Organizational Imprinting and Response to Institutional Complexity: Evidence from Publicly-Traded Chinese State-Owned Firms in Hong Kong
Management and Organization Review, 2017
Posted: 12 Apr 2021
Date Written: July 5, 2017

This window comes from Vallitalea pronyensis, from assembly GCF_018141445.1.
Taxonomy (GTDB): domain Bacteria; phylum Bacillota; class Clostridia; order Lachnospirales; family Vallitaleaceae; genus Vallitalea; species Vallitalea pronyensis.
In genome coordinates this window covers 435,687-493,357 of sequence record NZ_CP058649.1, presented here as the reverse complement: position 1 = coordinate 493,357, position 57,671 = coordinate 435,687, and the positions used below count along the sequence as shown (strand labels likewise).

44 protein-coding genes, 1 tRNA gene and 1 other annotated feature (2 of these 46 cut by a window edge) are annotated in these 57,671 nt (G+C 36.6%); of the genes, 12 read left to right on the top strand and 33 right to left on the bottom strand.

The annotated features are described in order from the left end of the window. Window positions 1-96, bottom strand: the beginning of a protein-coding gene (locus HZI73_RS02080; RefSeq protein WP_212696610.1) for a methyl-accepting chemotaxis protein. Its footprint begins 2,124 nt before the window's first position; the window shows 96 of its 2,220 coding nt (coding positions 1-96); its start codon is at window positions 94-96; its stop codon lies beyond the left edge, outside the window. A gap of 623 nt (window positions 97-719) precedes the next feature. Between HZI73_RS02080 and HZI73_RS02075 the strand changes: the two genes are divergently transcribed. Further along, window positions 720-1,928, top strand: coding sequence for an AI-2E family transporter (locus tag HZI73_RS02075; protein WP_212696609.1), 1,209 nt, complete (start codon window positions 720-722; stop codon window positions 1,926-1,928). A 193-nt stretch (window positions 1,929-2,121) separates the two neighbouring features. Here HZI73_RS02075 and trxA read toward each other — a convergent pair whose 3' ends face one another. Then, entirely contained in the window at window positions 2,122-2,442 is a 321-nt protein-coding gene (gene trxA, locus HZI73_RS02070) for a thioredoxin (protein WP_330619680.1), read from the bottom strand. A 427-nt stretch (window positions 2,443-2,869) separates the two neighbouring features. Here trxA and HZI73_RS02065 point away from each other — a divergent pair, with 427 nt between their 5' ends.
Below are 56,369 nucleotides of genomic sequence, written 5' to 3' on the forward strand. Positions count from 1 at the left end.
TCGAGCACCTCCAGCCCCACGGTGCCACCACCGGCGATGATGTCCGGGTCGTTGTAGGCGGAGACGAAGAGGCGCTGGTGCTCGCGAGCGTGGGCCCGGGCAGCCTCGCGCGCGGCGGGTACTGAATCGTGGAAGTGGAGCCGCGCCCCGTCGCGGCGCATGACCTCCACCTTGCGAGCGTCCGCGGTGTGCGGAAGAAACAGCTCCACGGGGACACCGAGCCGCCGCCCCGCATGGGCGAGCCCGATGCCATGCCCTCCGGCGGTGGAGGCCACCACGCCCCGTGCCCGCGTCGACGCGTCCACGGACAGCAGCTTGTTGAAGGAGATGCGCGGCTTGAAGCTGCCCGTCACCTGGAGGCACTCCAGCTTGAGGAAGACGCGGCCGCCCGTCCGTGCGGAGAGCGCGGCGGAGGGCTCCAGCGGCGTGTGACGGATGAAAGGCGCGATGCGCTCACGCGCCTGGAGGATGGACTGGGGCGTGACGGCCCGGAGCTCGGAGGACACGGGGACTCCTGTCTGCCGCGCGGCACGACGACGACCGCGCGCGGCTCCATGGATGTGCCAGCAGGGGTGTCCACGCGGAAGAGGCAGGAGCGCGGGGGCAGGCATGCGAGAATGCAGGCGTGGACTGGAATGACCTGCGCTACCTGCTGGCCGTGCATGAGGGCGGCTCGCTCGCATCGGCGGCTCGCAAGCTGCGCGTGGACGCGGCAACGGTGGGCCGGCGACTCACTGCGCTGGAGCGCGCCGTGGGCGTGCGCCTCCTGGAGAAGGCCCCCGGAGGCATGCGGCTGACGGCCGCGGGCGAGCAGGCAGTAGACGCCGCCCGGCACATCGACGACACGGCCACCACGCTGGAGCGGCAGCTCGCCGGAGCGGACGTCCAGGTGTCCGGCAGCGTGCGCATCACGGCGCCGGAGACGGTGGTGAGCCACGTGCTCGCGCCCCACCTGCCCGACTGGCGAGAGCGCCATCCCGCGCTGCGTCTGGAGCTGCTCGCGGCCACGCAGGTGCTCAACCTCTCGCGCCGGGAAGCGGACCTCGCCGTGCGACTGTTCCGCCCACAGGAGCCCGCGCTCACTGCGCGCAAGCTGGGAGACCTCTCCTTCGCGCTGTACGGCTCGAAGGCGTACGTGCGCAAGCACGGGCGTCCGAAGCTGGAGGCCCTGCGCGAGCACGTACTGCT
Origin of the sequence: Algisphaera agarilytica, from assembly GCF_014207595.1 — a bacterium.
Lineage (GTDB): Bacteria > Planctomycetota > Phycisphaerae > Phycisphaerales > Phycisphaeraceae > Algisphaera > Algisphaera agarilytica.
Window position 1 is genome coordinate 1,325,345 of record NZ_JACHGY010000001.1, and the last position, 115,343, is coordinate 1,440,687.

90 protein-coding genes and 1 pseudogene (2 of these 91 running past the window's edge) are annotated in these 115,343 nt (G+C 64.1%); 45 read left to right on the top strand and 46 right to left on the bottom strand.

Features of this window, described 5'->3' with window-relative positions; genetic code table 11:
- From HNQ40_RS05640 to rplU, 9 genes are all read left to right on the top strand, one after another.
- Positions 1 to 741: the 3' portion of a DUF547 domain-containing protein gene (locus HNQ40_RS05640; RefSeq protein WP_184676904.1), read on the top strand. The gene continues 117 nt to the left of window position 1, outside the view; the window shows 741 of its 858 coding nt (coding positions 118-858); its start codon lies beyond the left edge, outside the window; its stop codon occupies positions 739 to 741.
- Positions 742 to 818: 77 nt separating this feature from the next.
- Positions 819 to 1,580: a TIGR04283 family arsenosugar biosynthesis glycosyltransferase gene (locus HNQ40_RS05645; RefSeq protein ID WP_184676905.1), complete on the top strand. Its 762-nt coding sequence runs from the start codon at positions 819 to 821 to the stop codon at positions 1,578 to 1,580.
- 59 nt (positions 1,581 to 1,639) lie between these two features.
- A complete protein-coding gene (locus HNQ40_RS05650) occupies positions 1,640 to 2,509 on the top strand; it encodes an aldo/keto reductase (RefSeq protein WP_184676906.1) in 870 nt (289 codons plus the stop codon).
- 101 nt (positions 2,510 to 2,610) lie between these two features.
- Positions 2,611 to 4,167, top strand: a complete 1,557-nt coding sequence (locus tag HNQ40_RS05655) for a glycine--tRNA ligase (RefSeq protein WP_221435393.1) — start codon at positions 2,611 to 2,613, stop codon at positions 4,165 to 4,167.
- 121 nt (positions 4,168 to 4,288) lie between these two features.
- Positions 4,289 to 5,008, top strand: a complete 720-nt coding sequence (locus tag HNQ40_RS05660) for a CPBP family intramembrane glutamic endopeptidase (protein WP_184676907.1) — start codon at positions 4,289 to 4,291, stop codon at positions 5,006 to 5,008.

This study seeks to answer the following question: What are the organizational attributes that influence organizational responses to institutional complexity? Building on core ideas of organizational imprinting, I argue that organizational response is influenced by the imprint from the dominant logic of organizing during the founding period and from the institutional position an organization possessed at founding. Empirically, I examine the variation in board composition of Chinese state-owned firms listed in the Hong Kong Stock Exchange market. It is found that state-owned firms founded in the market logic dominant period tend to have more non-state directors on the board in that they were organized around the prescription of the market logic and more responsive to shareholders’ demands for legitimacy reasons. Besides, state-owned firms founded by central government agencies tend to have fewer non-state directors because they were born at the center of the socialist system to accomplish strategic goals of the central government and non-state directors may challenge the vested interests. This study contributes to the organizational imprinting and institutional literature and resonates with the contemporary call for a more systematic examination of organizational attributes that influence organizational responses to institutional complexity.
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